Moses was the policeman of the Red Sea waves, and Joshua after him took charge of the Jordan River, great men given leadership over an entire nation. They read the poolside rules and told the people to follow, but just like the generation before Joshua, the one that came after thought God’s rules were no fun. They were charged to drive the people out of the Land of Canaan and possess it for themselves… but they didn’t follow the rules.

Judges 1:27-33 walks tribe by tribe through the people, showing that everyone of them did not do what the LORD had commanded them to do.

Vs. 27 – “But Manasseh did not take possession of Beth-shean and its villages, or Taanach and its villages, or the inhabitants of Dor and its villages, or the inhabitants of Ibleam and its villages, or the inhabitants of Megiddo and its villages; so the Canaanites persisted in living in that land.”

Vs. 33 – “Naphtali did not drive out the inhabitants of Beth-shemesh, or the inhabitants of Beth-anath, but lived among the Canaanites, the inhabitants of the land…”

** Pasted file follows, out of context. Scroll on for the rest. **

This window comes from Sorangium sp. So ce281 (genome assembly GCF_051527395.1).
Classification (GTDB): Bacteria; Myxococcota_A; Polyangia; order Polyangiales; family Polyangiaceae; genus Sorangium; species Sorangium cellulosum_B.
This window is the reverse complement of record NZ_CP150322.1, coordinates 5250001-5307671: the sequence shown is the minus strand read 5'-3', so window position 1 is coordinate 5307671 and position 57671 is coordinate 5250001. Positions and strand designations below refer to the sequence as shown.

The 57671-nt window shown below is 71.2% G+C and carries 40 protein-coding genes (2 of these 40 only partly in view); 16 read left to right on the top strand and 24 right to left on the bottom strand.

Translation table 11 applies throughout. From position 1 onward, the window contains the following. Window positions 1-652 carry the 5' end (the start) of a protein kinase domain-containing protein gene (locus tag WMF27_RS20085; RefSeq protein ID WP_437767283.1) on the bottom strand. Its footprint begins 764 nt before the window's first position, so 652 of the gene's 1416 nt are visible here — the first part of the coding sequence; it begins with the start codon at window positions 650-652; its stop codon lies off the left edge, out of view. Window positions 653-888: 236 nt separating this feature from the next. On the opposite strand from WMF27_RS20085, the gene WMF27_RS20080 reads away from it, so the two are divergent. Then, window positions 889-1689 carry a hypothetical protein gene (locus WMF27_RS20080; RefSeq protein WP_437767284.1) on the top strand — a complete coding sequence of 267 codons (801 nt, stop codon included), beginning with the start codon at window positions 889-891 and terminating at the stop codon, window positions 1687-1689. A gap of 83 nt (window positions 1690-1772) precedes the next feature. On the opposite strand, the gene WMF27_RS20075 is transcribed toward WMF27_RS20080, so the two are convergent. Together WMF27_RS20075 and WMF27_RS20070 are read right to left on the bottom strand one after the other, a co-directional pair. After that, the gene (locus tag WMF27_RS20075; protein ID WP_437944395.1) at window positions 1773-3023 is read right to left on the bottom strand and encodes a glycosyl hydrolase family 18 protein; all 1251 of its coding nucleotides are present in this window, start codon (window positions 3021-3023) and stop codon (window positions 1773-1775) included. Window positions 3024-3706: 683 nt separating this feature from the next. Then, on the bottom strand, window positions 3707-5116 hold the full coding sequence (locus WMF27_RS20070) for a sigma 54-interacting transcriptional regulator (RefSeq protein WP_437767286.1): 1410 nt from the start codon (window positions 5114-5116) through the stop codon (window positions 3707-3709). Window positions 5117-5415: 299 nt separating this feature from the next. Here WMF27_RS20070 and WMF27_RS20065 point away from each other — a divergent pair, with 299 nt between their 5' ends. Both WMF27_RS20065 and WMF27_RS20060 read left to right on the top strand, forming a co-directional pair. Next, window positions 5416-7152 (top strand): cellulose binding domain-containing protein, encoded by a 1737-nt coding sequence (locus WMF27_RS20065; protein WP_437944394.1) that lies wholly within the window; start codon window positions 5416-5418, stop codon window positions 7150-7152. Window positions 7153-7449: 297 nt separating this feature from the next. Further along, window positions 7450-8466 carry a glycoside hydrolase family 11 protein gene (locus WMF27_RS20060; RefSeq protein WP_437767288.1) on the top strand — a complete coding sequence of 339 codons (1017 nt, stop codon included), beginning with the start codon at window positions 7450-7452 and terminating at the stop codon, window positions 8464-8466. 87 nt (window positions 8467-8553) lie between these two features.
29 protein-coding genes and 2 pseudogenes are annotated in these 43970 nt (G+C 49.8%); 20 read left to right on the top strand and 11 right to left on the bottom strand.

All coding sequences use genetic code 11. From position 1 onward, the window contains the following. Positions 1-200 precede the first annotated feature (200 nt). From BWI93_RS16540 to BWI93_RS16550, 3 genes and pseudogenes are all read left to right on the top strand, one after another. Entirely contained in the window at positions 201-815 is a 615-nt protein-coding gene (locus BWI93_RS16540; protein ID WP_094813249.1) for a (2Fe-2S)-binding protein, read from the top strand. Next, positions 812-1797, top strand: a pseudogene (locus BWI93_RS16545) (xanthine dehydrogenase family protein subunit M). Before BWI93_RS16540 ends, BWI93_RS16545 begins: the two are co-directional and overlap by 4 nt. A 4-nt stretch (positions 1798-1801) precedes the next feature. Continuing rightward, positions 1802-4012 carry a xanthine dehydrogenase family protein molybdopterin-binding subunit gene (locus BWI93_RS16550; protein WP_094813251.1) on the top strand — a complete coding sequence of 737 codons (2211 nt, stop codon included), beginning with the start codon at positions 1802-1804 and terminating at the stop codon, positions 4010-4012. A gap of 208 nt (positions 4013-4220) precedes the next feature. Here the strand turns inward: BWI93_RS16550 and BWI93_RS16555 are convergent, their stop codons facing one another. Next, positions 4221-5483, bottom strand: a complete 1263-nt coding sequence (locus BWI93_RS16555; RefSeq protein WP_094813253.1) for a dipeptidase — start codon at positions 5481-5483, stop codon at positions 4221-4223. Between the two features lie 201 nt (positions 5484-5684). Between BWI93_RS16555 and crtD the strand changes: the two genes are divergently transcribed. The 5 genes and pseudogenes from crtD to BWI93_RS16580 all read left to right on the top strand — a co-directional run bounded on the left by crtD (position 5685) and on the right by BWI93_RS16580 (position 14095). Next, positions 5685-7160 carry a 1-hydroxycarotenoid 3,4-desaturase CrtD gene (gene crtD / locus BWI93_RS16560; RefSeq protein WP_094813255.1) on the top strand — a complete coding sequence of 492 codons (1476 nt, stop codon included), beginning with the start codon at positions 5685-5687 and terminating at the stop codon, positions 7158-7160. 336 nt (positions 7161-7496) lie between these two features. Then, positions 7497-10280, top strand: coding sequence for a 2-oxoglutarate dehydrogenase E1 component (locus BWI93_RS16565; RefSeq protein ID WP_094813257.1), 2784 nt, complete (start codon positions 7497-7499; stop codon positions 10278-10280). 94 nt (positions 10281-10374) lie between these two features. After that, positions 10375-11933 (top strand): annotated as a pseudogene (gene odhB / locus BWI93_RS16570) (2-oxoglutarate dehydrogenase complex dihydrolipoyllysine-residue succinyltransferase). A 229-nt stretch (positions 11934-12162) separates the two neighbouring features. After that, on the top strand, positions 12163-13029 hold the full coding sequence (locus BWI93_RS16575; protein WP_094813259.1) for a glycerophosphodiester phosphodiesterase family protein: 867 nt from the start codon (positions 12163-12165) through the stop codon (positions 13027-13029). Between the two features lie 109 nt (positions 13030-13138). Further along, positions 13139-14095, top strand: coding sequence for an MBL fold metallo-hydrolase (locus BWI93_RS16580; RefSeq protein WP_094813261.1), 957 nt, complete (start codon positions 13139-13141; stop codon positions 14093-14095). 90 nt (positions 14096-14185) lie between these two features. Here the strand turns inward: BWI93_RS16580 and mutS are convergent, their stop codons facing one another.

Without an earthy leader, a lifeguard to continually remind them of the rules they wandered from God’s ways. They went out way past the sandbars and forgot how to come back… and as a result they start to drown.

Judges 2:11-12

Then the sons of Israel did evil in the sight of the Lord and served the Baals, 12 and they forsook the Lord, the God of their fathers, who had brought them out of the land of Egypt, and followed other gods from among the gods of the peoples who were around them, and bowed themselves down to them.